The rule is fundamental. The important right to protect is that of the defendant to have the cause tried in the county of his residence. For the plaintiff to be entitled to the exceptional right of having the cause tried in some other county, he must clearly bring himself within a statutory exception. If, by joining several causes of action, the defendant could be deprived of his right, the right would be lost in many cases. It is for that reason that the courts hold that the test is whether on any one of the causes of action the defendant is entitled to a change to the county of his residence. If there is [75 Cal. App. 2d 50] one such cause, then defendant is entitled to the change no matter how many other causes may be set forth in which he is not entitled to the change. That is the situation here presented.

The plaintiff raises several technical points. He points out that defendant Vollmer did not demur or answer when he filed his affidavit, and it is urged that he is, therefore, not a party to the motion. Plaintiff also relies upon the rule that where there are several defendants in a personal action, a defendant not a resident of the county where suit is brought is not entitled to a change of venue in the absence of a showing that none of the defendants resided in the county where suit was brought. That is undoubtedly the law. (Donohoe v. Wooster, 163 Cal. 114 [124 P. 730]; County of Modoc v. Madden, 136 Cal. 134 [68 P. 491]; Bloom v. Michigan Salmon Min. Co., 11 Cal. App. 122 [104 P. 324]; see discussion 25 Cal.Jur. § 42, p. 909.) Based on these premises, plaintiff contends that there is nothing in the record to indicate that defendant Vollmer was not a resident of Santa Clara County at the commencement of the action. The Vollmer affidavit alleges that, when the contract was entered into, he was a resident of Alameda County, and "that at no time has said affiant herein been a resident of the County of Santa Clara." But the plaintiff urges that the affidavit of Vollmer was never properly before the court because this defendant filed no answer or demurrer. It is contended that it is only at the time of answering or demurring under section 396b of the Code of Civil Procedure that a motion for change of venue may properly be made. There is authority to support plaintiff's contention. (Nicholl v. Nicholl, 66 Cal. 36 [4 P. 882]; but see Lyons v. Brunswick-Balke etc. Co., 20 Cal. 2d 579 [127 P.2d 924, 141 A.L.R. 1173].) But it need not be determined in this case whether Vollmer was properly a party to the motion. [4] Where a change is sought on the ground that none of the defendants reside in the county of the forum, some of the defendants may apply for a change without joining all of the defendants if they show that none of defendants reside in the county of the forum. (Brown v. Happy Valley Fruit Growers, 206 Cal. 515 [274 P. 977]; Sims v. Mains, 131 Cal. App. 307 [21 P.2d 447].) Here, whether Vollmer was a formal party to the motion need not be determined. His affidavit can at least be considered as evidence on behalf of the other moving defendants. Since from all the affidavits it [75 Cal. App. 2d 51] appears that none of the defendants resided in Santa Clara County at the time of the commencement of the action, that is all that is required.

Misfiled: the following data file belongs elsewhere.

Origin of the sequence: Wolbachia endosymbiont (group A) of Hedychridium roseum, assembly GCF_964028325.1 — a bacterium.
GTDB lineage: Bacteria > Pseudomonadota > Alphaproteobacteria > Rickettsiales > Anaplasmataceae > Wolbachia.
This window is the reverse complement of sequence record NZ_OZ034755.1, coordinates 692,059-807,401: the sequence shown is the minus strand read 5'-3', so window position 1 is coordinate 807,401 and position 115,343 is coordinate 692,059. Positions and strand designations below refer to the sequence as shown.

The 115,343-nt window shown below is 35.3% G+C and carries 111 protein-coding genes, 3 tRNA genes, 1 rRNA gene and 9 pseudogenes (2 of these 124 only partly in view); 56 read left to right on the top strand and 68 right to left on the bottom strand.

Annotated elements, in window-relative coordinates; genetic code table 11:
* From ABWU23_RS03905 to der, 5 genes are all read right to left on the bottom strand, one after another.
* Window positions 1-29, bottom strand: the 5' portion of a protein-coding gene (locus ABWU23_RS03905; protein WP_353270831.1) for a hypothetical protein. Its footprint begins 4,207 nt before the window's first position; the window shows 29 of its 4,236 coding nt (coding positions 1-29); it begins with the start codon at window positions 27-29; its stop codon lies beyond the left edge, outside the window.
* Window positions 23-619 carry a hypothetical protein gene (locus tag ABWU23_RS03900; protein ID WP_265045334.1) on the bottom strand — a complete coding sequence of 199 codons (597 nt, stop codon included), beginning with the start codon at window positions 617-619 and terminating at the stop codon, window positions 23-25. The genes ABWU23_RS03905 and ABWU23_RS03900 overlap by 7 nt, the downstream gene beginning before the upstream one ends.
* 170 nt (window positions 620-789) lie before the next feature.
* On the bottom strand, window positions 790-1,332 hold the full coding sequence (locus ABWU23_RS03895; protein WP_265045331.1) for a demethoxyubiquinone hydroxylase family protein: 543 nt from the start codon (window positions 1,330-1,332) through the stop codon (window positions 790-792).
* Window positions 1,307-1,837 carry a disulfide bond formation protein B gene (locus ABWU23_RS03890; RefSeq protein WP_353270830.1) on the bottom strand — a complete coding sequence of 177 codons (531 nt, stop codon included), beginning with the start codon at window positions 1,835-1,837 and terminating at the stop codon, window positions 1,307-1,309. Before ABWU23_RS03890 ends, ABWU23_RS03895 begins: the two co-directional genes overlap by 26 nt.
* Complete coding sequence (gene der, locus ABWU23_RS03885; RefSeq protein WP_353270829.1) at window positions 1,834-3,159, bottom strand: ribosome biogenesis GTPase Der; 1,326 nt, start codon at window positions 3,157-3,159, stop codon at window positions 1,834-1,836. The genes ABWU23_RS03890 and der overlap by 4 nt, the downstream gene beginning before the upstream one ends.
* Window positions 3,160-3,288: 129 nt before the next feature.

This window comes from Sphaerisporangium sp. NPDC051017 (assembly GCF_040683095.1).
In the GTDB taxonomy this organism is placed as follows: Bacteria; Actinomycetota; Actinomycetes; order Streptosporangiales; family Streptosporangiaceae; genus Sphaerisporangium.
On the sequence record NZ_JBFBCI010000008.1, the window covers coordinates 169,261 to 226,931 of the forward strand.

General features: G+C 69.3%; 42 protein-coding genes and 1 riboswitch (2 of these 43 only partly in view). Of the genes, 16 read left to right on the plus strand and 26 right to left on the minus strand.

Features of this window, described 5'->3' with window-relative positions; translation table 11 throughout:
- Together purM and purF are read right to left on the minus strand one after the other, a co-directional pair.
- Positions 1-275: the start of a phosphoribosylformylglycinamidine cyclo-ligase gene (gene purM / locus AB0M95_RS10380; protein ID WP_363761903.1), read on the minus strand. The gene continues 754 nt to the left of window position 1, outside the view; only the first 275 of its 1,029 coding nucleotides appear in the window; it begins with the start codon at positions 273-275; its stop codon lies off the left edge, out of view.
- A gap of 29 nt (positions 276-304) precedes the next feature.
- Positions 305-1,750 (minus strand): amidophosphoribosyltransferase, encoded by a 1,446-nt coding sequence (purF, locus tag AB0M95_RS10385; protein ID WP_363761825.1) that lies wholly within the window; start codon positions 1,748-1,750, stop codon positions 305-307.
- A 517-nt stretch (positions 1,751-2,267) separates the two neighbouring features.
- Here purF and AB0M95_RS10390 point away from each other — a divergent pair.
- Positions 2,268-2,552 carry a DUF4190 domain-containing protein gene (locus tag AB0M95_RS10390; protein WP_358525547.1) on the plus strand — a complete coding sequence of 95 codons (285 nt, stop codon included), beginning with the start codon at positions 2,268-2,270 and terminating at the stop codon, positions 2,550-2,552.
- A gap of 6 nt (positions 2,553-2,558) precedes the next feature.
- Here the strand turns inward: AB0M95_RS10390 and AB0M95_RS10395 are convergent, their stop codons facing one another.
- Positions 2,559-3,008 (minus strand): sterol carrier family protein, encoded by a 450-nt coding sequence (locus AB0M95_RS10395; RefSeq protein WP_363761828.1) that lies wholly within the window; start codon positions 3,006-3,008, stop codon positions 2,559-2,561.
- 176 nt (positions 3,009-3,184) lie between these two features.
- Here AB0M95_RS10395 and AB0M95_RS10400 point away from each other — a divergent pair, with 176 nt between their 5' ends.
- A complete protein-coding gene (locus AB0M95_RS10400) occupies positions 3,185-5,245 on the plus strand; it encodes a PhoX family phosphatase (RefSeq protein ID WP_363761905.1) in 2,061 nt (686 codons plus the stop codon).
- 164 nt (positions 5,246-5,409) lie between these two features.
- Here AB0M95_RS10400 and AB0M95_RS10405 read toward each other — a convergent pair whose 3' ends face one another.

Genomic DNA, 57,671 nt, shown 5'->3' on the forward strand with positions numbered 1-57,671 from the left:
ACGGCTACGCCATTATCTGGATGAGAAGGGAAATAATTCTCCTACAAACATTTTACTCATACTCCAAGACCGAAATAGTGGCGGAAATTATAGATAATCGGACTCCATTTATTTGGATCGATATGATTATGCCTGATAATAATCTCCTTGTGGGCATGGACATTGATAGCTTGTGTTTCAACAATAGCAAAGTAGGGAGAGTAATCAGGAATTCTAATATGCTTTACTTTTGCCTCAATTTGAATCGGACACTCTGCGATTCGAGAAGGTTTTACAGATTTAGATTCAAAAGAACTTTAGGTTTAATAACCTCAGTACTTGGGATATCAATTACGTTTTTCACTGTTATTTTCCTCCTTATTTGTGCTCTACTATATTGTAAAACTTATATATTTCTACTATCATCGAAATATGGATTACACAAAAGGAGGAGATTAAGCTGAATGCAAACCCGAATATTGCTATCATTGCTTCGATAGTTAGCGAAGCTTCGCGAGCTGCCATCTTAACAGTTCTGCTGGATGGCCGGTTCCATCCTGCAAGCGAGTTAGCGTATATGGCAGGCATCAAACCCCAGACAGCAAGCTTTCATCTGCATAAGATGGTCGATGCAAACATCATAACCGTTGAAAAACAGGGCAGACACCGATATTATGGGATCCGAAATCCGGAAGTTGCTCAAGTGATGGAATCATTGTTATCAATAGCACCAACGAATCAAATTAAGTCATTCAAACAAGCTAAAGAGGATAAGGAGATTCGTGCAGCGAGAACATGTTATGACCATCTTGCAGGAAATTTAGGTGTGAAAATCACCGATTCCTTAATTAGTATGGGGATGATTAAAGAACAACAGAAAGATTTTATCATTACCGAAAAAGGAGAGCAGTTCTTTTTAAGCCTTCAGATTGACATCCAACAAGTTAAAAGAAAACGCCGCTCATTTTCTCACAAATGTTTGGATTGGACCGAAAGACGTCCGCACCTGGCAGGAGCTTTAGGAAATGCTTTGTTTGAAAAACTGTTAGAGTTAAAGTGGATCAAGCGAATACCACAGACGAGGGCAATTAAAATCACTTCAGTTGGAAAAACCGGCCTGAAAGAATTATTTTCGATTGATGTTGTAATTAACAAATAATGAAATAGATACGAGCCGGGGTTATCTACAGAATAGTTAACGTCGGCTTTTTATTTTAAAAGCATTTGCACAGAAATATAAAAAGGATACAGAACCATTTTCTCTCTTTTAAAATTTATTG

The order to show cause and the temporary stay of proceedings issued upon the application for a writ of supersedeas are discharged. The order denying the motion for change of venue to Los Angeles County is reversed.

Ward, J., and Schottky, J. pro tem., concurred.